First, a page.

fantasai: Then the line breaking section, we looked at that.
  fantasai: I left bidi as an issue. None of previous specs talk about
            it, but the spec need to say what happens for bidi text
            inside a ruby container.
  fantasai: There's a bunch of proposals in comments in the source
            document, but for now we're leaving it as an open issue.
  SteveZ: So if I have ruby annotations on bidi text, is that obvious
          what to do?
  fantasai: I think reordering should be controlled by bases and
            annotations controlled by bases.
  SteveZ: Unless it's jukugo.

  fantasai: The problem is spanning annotations. Need to make sure
            spanning annotations don't get broken up, since bidi
            reordering can make something that was contiguous be
            noncontiguous.
  fantasai: Can we allow bidi reordering within ruby container, but only
            allow reordering within a region with a spanning annotation
            and not outside them? Could describe it as embedding or
            something like that, but not entirely sure what model to use
            to describe that.
  fantasai: The constraint is each ruby base and each spanning
            annotation needs to remain contiguous.

  fantasai: This section describes how line-height interacts with ruby.
  fantasai: It ensures that if all lines have equal spacing and equal
            amounts/positioning of ruby annotation, there's enough room
            to avoid overlap, but ruby annotations might extend outside
            the line box.
  fantasai: If line height varies, could get overlap; it's the
            responsibility of author to avoid that.

  fantasai: In the simple cases the line is at least as tall as ruby
            plus text, but still centered in line box as normal. Ruby
            doesn't affect position of base text with regards to the
            bounds of the line box.

  SteveZ: The ruby itself is not affecting the line height? The author
          has to set the line-height to handle ruby?
  Rossen: It will affect it if line-height is 1em and base+text is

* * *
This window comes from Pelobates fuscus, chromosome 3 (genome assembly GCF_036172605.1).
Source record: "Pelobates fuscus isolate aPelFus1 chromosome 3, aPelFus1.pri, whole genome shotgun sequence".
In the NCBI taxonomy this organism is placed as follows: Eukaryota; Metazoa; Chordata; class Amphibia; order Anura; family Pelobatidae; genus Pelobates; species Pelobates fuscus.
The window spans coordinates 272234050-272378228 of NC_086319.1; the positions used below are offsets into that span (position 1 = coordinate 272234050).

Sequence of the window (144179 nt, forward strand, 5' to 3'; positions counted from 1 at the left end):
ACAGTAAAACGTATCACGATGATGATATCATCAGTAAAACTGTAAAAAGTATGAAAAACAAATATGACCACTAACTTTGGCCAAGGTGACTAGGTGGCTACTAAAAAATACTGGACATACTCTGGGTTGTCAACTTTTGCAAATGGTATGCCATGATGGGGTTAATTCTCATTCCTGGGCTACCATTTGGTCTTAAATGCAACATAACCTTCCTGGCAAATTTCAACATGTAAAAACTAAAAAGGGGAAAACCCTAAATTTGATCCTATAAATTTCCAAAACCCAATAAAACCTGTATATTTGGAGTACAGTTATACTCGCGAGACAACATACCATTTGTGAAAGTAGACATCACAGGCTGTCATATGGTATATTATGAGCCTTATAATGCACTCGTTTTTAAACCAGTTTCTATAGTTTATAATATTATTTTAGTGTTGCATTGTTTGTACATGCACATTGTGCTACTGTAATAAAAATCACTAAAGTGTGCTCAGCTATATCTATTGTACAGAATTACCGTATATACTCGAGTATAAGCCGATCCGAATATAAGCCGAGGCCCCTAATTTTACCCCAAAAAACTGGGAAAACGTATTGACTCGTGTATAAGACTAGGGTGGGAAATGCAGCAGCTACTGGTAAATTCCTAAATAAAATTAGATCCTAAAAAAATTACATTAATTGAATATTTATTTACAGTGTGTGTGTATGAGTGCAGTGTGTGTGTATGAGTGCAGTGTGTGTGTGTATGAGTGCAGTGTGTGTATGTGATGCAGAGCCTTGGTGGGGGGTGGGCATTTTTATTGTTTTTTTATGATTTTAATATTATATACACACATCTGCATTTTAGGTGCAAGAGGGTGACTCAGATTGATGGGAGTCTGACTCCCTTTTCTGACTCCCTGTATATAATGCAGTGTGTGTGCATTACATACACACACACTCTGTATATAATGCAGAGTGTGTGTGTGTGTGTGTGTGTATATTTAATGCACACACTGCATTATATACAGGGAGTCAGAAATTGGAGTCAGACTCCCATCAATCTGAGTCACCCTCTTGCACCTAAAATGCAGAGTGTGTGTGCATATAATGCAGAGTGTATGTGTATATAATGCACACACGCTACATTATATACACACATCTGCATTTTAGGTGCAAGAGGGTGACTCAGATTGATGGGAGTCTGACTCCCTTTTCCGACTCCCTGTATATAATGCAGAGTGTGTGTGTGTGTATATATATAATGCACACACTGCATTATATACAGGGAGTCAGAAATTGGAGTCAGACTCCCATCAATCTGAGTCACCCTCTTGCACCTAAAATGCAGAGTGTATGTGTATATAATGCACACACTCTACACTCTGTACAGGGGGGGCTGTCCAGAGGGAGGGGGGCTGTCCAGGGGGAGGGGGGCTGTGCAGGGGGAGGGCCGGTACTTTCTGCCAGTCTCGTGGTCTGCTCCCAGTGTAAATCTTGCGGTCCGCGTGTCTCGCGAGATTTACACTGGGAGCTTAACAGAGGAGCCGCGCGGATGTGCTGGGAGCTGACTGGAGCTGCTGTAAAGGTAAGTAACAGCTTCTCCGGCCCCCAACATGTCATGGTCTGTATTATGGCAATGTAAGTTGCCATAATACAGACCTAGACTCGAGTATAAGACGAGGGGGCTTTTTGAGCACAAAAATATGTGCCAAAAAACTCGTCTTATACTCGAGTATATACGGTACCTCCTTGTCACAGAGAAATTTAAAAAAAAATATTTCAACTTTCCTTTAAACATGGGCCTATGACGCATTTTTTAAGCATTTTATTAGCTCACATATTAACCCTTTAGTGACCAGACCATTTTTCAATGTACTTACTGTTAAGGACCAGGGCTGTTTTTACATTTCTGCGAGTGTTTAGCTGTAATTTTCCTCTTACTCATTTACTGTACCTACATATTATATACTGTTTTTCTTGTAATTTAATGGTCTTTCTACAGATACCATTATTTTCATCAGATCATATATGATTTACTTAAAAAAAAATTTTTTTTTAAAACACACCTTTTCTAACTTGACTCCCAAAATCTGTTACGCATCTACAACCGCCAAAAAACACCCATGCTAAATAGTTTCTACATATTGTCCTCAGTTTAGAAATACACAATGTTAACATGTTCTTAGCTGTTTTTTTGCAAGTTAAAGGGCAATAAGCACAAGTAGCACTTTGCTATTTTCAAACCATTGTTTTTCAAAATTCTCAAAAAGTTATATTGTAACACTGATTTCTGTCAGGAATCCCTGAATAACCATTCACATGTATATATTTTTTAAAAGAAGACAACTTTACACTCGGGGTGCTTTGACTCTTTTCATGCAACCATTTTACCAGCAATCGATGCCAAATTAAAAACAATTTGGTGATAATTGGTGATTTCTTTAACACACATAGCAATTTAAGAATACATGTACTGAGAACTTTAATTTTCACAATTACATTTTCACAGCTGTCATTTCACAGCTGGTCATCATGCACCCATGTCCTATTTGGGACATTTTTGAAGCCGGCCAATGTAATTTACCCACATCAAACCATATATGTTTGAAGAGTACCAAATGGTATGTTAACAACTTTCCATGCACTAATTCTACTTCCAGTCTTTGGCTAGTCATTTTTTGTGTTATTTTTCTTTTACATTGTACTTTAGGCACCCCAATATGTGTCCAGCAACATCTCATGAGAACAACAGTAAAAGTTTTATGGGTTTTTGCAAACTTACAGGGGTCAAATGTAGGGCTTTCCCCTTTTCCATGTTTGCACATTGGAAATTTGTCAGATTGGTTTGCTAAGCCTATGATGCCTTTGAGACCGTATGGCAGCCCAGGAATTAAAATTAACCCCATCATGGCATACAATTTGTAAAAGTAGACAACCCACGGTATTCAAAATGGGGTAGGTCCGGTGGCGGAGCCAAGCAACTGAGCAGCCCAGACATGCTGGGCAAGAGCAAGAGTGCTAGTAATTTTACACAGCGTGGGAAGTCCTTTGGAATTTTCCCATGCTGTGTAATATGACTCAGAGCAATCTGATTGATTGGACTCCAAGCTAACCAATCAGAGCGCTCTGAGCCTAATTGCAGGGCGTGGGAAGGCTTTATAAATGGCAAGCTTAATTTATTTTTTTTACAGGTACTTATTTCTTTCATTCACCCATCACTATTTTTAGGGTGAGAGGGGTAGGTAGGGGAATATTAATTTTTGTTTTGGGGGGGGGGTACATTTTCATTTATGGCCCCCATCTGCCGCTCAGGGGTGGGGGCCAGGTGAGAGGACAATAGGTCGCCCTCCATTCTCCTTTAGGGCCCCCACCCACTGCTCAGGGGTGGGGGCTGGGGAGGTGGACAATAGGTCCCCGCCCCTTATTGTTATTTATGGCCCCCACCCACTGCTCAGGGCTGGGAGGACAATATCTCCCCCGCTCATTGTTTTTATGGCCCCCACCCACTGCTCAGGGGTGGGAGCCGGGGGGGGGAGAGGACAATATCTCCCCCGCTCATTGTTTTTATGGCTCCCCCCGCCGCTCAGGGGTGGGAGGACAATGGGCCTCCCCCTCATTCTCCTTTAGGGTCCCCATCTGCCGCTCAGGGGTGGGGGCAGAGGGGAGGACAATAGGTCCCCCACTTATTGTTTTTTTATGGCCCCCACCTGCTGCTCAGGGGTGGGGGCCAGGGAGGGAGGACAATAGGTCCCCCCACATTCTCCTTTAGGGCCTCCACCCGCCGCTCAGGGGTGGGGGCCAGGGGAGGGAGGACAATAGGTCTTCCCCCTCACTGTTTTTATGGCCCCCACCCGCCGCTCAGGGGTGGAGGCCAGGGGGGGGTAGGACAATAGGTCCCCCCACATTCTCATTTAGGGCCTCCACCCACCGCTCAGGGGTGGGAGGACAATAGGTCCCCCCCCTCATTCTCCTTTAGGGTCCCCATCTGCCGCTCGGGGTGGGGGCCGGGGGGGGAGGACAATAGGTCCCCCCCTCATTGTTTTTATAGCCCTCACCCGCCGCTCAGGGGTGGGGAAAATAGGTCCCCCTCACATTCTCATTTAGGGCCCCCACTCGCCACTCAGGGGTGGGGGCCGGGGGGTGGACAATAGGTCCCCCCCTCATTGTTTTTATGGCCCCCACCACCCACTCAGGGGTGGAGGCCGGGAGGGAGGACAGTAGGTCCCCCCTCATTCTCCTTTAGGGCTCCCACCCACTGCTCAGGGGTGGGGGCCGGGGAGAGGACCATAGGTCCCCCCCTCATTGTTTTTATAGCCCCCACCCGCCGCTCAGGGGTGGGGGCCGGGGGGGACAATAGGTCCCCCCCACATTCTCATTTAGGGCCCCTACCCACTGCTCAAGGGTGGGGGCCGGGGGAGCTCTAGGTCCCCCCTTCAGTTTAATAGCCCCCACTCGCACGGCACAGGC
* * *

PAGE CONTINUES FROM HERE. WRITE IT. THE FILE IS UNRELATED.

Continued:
1.5em; in that case line-height will extend to be 1.5em
  Rossen: But the layout of the base is still centered in the middle and
          ruby text will be pushed out, half inside line and half
          bleeding into previous.
  fantasai: [reads relevant text] "Therefore, ordinarily, ruby
            annotation containers ... , none of the ruby containers
            would overlap."

  fantasai: [draws] Say my line height was 1, then you add leading.
  fantasai: So if we can detect the author's line spacing and it should
            be sufficient to accomodate ruby, then we don't do anything.
            If line-height value isn't sufficient to accomodate ruby, we
            add leading to accomodate ruby.
  Rossen: [clarification question, answered]

  dbaron: The annotations don't affect line height/positioning at all,
          except for this correction you do to increase the line height
          when it's not sufficient.

  Bert: So this rule of adding leading is based only on the
        'line-height' computed value of the base and dosen't take into
        account the line box which might already be increased?
  fantasai: Yes.
  Rossen: I think it should be the line box.
  fantasai: You're adding the leading to the ruby container, not to the
            line.
  fantasai: So if you have a 2em tall image, the extra leading won't
            increase the line height.

  dbaron: But what about on the other side?
  fantasai: It only adds leading on the side the ruby is on.
  dbaron: That seems wrong.
  fantasai: The goal is that if author is providing enough line spacing,
            we don't do anything special for the ruby.
  fantasai: But if the author is not providing enough space, e.g., on a
            mobile device where they want the spacing to be tight unless
            there's ruby,
  fantasai: In that case we do want the line-height to adjust to make
            space for the ruby, just on that line.
  ChrisL: So if you want consistent line spacing, set enough space to
          allow for ruby; if you don't and want things tight, you'll get
          uneven line spacing.

  SteveZ: In the first case, you don't contribute to line box
          calculation; in the second case, you do by putting extra